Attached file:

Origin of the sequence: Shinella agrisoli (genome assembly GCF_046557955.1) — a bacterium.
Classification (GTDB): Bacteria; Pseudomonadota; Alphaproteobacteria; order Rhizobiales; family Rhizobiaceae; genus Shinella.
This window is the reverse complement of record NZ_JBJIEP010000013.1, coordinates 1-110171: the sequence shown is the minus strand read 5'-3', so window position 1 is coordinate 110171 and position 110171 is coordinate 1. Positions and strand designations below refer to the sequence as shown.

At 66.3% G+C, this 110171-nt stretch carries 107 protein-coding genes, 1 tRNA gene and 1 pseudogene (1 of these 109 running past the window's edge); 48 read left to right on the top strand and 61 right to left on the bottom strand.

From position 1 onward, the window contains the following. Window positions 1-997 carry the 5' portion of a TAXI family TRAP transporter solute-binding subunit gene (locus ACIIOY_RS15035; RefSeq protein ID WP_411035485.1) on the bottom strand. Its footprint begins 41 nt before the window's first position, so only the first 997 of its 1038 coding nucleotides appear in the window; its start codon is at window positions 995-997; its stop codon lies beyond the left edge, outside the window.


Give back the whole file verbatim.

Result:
Origin of the sequence: Shinella agrisoli (genome assembly GCF_046557955.1) — a bacterium.
Classification (GTDB): Bacteria; Pseudomonadota; Alphaproteobacteria; order Rhizobiales; family Rhizobiaceae; genus Shinella.
This window is the reverse complement of record NZ_JBJIEP010000013.1, coordinates 1-110171: the sequence shown is the minus strand read 5'-3', so window position 1 is coordinate 110171 and position 110171 is coordinate 1. Positions and strand designations below refer to the sequence as shown.

At 66.3% G+C, this 110171-nt stretch carries 107 protein-coding genes, 1 tRNA gene and 1 pseudogene (1 of these 109 running past the window's edge); 48 read left to right on the top strand and 61 right to left on the bottom strand.

From position 1 onward, the window contains the following. Window positions 1-997 carry the 5' portion of a TAXI family TRAP transporter solute-binding subunit gene (locus ACIIOY_RS15035; RefSeq protein ID WP_411035485.1) on the bottom strand. Its footprint begins 41 nt before the window's first position, so only the first 997 of its 1038 coding nucleotides appear in the window; its start codon is at window positions 995-997; its stop codon lies beyond the left edge, outside the window.